- We can’t even stick to the coalition agreement on health
    - We’re in the process of demolishing the welfare state but it looks like we might be helping pensioners
    - I’m lost at where we’re at on the environment although I keep being told by Cameron that this is the greenest government ever although Clegg is sending messages about nuclear and Chris Huhne is sending jibes back!!!!
    - Defence, again, I’m puzzled, but think we’ve had to concede plus we’re involved in a very selective (we seem to be helping Bahrain put down their protests) bombing for democracy campaign in an oil rich part of the Middle East with the demented ‘Sarko’ as one of our allies
    - I think we’ve had some losses but also some win with the our message on the law and human rights…. we’ve ditched ID cards, renamed control orders, stopped child detention at one site but moved to another. We’ve lost on immigration, prisons policy I’m not sure about although privatising in order to enrich those at the top of companies specialising in nothing but ex-public sector Tory cast offs
    - Equality is a disaster starting with the spending review when we refused to look at the effects on different groups including women
    - Culture we’ve lost

    On a more general level I think Clegg crawling all over the odious Cameron is a big loss too and the thought that they may be doing a ‘buddy movie’ style roadshow together in order to sell ‘us’ the dreadful NHS reforms is bad too.

    These are the reasons that simply ticking off manifesto commitments doesn’t work and why we’ve lost roughly over half of our vote. Commitments have to be coupled together so that when you reduce tax for the poorest you’re not at the same time reducing their jobs to rubble or taking away numerous key public services at the same time that cost them a relative fortune or raise VAT.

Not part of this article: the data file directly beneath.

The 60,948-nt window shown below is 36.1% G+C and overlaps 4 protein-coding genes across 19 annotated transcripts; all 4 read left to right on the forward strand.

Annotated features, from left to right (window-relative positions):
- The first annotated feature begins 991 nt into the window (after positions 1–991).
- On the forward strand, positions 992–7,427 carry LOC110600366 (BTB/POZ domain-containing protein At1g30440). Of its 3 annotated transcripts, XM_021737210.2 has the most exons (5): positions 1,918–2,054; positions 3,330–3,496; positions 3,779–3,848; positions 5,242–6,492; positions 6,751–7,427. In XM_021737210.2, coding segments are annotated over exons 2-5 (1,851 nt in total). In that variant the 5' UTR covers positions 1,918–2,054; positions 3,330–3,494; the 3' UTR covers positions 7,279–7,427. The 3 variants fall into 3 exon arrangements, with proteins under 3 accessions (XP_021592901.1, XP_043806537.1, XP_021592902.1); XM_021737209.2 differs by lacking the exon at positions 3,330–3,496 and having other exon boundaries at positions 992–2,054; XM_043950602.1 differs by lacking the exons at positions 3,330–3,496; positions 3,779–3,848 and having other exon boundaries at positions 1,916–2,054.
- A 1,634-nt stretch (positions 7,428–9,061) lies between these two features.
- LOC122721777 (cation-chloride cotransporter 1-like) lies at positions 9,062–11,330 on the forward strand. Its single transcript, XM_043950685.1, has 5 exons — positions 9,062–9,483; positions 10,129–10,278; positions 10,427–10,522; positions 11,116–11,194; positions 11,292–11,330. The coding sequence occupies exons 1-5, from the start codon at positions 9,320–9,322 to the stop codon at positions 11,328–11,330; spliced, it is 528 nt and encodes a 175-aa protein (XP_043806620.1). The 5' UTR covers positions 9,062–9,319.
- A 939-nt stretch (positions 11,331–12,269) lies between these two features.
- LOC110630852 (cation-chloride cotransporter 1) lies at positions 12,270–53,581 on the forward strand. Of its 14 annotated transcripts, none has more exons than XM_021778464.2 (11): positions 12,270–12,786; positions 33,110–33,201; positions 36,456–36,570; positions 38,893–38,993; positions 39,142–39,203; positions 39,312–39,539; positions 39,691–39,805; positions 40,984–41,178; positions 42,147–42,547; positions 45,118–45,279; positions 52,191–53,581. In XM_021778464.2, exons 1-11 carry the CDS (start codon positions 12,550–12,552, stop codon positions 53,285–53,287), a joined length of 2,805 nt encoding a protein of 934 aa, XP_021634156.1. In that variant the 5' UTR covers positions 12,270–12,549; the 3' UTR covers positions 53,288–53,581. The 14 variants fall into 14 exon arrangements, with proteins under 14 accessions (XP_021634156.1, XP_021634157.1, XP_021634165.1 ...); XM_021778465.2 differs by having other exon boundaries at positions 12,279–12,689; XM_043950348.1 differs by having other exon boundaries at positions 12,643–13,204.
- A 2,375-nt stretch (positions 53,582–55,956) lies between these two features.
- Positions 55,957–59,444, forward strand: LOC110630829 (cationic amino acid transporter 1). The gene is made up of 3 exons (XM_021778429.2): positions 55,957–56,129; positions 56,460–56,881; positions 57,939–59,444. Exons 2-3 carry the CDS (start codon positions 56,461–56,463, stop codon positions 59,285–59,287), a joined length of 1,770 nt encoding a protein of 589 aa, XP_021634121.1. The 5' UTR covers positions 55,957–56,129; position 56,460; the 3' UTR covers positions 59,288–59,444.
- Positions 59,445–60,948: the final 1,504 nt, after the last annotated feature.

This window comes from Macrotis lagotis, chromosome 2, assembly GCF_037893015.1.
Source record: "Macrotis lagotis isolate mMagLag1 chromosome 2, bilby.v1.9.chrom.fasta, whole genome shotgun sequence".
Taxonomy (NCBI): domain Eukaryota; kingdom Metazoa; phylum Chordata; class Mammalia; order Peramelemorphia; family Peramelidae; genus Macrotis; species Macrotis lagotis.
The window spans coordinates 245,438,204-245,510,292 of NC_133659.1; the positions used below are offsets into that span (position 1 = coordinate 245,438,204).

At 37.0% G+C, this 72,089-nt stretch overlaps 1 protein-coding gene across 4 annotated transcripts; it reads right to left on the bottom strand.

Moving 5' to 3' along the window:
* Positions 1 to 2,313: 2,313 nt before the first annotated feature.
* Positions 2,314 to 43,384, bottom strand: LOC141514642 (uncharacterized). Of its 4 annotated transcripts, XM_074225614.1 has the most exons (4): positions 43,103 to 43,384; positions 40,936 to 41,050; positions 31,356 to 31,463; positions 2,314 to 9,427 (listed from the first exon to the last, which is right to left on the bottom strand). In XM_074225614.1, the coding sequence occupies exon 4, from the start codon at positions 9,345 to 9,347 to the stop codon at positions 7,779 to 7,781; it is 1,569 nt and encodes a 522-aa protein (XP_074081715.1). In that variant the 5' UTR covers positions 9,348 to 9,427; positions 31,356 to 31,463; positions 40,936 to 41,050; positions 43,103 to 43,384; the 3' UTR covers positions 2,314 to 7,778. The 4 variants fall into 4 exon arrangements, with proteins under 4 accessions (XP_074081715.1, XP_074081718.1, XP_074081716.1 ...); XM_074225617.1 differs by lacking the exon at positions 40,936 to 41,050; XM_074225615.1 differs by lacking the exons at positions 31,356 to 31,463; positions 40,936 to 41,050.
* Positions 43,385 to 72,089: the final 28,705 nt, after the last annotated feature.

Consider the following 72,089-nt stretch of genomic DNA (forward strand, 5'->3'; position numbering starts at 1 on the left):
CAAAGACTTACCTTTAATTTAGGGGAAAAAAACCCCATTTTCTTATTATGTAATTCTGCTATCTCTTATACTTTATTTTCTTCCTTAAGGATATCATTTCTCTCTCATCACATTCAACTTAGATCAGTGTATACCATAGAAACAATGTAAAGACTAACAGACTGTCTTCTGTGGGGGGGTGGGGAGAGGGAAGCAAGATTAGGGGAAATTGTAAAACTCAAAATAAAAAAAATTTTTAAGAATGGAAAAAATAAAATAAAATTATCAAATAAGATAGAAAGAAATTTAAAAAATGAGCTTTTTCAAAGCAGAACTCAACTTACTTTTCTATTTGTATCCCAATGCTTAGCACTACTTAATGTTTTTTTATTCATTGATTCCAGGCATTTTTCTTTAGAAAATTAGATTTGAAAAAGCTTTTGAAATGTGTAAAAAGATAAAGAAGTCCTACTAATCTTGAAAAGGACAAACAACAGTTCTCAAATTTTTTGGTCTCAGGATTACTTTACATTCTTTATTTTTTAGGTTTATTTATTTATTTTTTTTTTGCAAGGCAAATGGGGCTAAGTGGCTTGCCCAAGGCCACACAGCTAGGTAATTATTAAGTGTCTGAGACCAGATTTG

I am really frustrated because I am very pro-AV but if this gets turned into a Cleggarendum it would be diabolical. We really have to stop talking rubbish in a smarmy way and pretend that the voters are just wrong. The reality is that we’ve joined the Tories despite Clegg promising otherwise and everything we do gets pretty screwd up.

    This is just my view anyway.

    Anyone know how the Ghurkas veterens are doing these days??????

  • This is a worthwhile initiative which nevertheless won’t appease those who think that Tories are the children of Satan and have no right to govern.

  • @Londonliberal

    Well, you ask me who I might vote for next time – and the answer is it probably at the moment won’t be for a party that promised (and even personally pledged) so much – coupled with a plea to change politics for the better – and worse is supporting policies on the health service that were not even mentioned in the coalition agreement.

    You do need to understand that there is a whole bunch of voters just like me that you reached out to, who voted for you and just feel completely let down. And please don’t give me the line that you can only make so much difference – you made your bed and now you are in it and there were other choices.

    I think there’s only a few months more of blaming Labour for everything under the sun that the electorate will put up with from the LibDems – after that you are firmly and squarely with the Tories as one and will be judged as such.

  • Bradley Colmans 5th Apr '11 - 12:07am